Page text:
By Lawrence Hurley
WASHINGTON (Reuters) – The U.S. Supreme Court’s decision to leave in place a Texas law banning most abortions has opened the door for states to seek to restrict other rights including guns by copying the measure’s novel enforcement mechanism, though it remains to be seen how many will actually do it.
The Republican-backed Texas law takes enforcement away from state officials, instead empowering private citizens to sue anyone who performs or assists a woman in obtaining an abortion after embryo cardiac activity is detected – at about six weeks of pregnancy – with awards of at least $10,000 for successful lawsuits. The Supreme Court issued its ruling on Friday.
California Governor Gavin Newsom, a Democrat, said the next day that he directed his staff to work with legislators and the state’s attorney general on a bill that would similarly enable private citizens to sue anyone who manufactures, distributes or sells assault weapons or self-assembled “ghost guns,” also with at least $10,000 in damages.
New York Attorney General Letitia James, another Democrat, said in an appearance on Tuesday on ABC’s program “The View” that she would support a similar effort in her state.
“We need to follow his lead,” James said, referring to Newsom.
President Joe Biden has urged the U.S. Congress to pass national gun restrictions, but Democratic-backed legislation over the years has been stymied by Republican opposition.
Legislators in five other Republican-led states have introduced abortion bills modeled on the Texas law, similarly structured to avoid judicial review, according to the Center for Reproductive Rights, a legal advocacy group favoring abortion rights. None have yet been enacted.
The Texas law, known formally as S.B. 8, was designed to be difficult for courts to block because it removed state officials from enforcement, making it is hard for challengers to figure out who to sue and obtain a ruling that would halt it statewide. The Supreme Court largely accepted that construct while allowing abortion providers to proceed with a legal challenge aimed at some medical licensing officials.
‘A BIT OF AN INVITATION’
Critics have said that ruling would allow states to enact laws that circumvent other recognized rights such as LGBT and religious rights as well as guns.
“The court is not pushing back on the use of S.B. 8-style laws to infringe constitutionally protected rights. I do think this is a bit of an invitation to other states,” said David Noll, a professor at Rutgers Law School in New Jersey.
States seeking to roll back abortion rights may in the near future not need to resort to novel mechanisms like the Texas law to avoid running afoul of Supreme Court precedent on abortion. The conservative justices who hold a 6-3 majority on the court indicated during oral arguments on Dec. 1 in a case from Mississippi that they are willing to undercut or even overturn the landmark 1973 Roe v. Wade ruling that legalized abortion nationwide.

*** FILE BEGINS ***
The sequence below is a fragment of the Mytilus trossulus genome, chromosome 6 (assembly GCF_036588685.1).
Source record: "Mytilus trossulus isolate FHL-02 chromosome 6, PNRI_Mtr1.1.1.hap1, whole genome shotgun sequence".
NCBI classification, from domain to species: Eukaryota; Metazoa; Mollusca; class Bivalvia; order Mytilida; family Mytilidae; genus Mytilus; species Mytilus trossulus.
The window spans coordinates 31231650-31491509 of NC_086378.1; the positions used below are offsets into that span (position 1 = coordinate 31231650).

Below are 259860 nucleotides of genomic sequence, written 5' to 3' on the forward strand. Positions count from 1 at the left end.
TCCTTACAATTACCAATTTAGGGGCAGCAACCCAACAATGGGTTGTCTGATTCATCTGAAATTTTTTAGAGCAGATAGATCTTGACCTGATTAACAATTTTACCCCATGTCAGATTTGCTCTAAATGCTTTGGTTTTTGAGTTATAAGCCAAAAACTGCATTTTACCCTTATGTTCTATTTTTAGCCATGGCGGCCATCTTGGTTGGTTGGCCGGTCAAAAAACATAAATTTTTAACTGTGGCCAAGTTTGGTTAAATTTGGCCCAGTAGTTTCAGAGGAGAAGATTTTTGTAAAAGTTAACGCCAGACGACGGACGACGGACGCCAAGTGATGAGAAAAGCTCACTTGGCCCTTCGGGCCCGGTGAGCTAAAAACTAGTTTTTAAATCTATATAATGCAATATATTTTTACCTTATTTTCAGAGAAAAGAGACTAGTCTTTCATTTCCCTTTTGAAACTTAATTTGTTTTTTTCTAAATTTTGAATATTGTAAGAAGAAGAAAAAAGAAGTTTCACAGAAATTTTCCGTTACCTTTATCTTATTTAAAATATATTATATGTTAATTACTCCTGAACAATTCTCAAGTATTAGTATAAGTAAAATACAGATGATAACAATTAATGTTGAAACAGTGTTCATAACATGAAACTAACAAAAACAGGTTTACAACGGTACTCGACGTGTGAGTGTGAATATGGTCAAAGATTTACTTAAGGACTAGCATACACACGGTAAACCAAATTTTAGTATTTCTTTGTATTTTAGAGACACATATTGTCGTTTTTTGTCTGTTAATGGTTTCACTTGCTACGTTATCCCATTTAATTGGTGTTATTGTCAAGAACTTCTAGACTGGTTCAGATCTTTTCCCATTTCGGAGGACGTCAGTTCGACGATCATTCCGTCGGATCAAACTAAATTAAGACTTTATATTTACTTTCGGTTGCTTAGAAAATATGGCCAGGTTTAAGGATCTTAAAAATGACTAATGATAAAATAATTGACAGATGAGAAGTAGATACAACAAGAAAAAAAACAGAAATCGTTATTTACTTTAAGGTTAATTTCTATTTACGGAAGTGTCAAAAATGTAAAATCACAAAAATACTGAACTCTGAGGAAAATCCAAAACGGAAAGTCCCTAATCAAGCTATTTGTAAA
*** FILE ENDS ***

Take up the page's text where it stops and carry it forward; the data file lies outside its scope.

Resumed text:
In Illinois, one Democratic legislator has proposed targeting gun dealers with a measure similar to the one California is discussing. National gun control activists sound noncommittal.
Stacey Radnor, a spokesperson for the gun-control group Everytown for Gun Safety, said in a statement that Newsom’s proposal is “an interesting approach that we’re going to examine further as we get more details.”
Groups favoring gun rights have called Newsom’s announcement a stunt, pointing out that California already has a law banning military-style assault weapons.
“If they really wanted to be the full-blown aggressive so-and-sos that Texas has been, they would ban handguns,” said Erik Jaffe, a lawyer who filed a brief at the Supreme Court on behalf of the Firearms Policy Coalition gun rights group that has been critical of the Texas law, said of California.
Jaffe said Newsom, who in September survived a recall election, “might not survive the political fallout” of such a measure.
James White, a Republican member of the Texas House of Representatives who supports the state’s abortion law, questioned in a letter to the state’s attorney general whether private individuals are bound by the Supreme Court’s 2015 ruling legalizing gay marriage nationwide. But White said in an interview he does not anticipate a state law similar to the abortion law targeting the rights of same-sex couples.
“The Supreme Court has ruled that who people decide to get married to is left to their discretion. I don’t know how you would get into civil litigation,” White said.
Advocacy groups for LGBT people said they have not heard of any such proposals.
“I have not, and I hope I never do,” said Shannon Minter, legal director of the National Center for Lesbian Rights, adding that any such measures could run into other legal problems because they would be unlawfully discriminatory.
(Reporting by Lawrence Hurley; Editing by Will Dunham and Scott Malone)